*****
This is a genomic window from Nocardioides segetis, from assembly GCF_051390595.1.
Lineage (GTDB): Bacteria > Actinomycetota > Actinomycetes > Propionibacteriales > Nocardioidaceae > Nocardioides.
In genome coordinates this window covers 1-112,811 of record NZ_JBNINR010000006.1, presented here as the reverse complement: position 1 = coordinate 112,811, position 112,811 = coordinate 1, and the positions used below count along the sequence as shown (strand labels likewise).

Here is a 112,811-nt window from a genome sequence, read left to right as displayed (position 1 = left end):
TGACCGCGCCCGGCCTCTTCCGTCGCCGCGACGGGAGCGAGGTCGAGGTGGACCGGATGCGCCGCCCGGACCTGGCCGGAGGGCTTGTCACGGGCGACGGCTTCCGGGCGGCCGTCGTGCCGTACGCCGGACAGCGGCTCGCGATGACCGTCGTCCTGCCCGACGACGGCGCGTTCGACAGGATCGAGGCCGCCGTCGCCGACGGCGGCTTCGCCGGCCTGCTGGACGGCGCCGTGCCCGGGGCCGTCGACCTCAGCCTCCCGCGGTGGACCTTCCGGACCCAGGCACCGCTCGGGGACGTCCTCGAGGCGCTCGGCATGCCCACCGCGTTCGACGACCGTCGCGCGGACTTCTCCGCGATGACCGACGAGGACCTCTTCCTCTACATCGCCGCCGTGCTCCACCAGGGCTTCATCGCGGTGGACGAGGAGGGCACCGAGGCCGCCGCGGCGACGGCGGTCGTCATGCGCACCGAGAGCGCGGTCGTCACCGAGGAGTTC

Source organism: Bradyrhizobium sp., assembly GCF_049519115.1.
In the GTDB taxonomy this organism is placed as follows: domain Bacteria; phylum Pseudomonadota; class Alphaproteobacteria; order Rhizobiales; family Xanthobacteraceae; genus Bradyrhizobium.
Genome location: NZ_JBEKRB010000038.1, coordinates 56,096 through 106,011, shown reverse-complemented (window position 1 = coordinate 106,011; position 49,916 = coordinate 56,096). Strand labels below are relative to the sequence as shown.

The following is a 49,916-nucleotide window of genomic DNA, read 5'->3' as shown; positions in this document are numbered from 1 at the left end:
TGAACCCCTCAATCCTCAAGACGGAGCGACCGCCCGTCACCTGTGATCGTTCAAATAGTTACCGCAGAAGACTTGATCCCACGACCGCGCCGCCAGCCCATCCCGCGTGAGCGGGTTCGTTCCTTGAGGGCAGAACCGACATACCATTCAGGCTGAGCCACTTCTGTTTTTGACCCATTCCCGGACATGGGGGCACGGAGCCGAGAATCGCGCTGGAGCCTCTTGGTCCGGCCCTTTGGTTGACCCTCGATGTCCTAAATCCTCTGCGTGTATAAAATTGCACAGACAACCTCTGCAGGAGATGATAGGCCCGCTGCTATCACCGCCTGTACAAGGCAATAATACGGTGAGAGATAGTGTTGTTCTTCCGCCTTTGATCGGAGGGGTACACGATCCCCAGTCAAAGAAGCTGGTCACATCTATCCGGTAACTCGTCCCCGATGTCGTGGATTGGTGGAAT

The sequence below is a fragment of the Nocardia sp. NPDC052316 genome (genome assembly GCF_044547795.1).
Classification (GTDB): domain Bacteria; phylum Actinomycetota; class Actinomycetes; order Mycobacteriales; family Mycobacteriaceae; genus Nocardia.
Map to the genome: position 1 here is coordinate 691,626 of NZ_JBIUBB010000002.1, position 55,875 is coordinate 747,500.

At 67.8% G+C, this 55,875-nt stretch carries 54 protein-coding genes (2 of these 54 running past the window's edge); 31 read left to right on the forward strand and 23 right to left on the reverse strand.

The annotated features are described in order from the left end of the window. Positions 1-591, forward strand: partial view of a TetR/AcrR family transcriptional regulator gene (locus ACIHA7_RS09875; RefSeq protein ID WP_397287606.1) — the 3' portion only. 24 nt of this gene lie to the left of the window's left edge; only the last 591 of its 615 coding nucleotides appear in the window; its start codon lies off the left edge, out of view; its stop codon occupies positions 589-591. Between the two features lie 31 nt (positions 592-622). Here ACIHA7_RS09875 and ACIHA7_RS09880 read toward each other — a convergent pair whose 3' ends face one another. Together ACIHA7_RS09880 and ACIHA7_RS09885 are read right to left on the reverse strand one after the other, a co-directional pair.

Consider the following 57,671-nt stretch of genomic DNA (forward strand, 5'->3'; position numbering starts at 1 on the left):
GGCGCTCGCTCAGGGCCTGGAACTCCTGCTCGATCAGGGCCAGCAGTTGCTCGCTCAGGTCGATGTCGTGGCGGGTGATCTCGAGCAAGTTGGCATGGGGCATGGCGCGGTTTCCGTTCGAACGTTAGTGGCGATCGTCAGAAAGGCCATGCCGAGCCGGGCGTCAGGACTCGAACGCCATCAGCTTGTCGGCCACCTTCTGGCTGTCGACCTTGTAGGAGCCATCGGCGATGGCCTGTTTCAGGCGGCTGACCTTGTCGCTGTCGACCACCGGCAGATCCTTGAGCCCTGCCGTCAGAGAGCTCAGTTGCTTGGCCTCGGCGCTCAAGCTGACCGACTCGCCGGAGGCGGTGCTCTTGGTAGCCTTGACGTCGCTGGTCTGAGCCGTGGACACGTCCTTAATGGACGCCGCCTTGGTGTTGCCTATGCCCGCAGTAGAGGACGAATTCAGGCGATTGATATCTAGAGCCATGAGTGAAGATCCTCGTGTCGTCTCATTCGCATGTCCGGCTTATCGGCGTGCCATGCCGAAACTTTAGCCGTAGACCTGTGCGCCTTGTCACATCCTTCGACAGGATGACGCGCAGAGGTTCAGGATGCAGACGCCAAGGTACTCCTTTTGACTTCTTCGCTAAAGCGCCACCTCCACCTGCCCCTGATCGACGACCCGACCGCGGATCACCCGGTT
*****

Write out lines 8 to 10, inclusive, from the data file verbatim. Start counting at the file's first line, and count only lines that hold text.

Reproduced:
Genome location: NZ_JBEKRB010000038.1, coordinates 56,096 through 106,011, shown reverse-complemented (window position 1 = coordinate 106,011; position 49,916 = coordinate 56,096). Strand labels below are relative to the sequence as shown.

The following is a 49,916-nucleotide window of genomic DNA, read 5'->3' as shown; positions in this document are numbered from 1 at the left end:
TGAACCCCTCAATCCTCAAGACGGAGCGACCGCCCGTCACCTGTGATCGTTCAAATAGTTACCGCAGAAGACTTGATCCCACGACCGCGCCGCCAGCCCATCCCGCGTGAGCGGGTTCGTTCCTTGAGGGCAGAACCGACATACCATTCAGGCTGAGCCACTTCTGTTTTTGACCCATTCCCGGACATGGGGGCACGGAGCCGAGAATCGCGCTGGAGCCTCTTGGTCCGGCCCTTTGGTTGACCCTCGATGTCCTAAATCCTCTGCGTGTATAAAATTGCACAGACAACCTCTGCAGGAGATGATAGGCCCGCTGCTATCACCGCCTGTACAAGGCAATAATACGGTGAGAGATAGTGTTGTTCTTCCGCCTTTGATCGGAGGGGTACACGATCCCCAGTCAAAGAAGCTGGTCACATCTATCCGGTAACTCGTCCCCGATGTCGTGGATTGGTGGAAT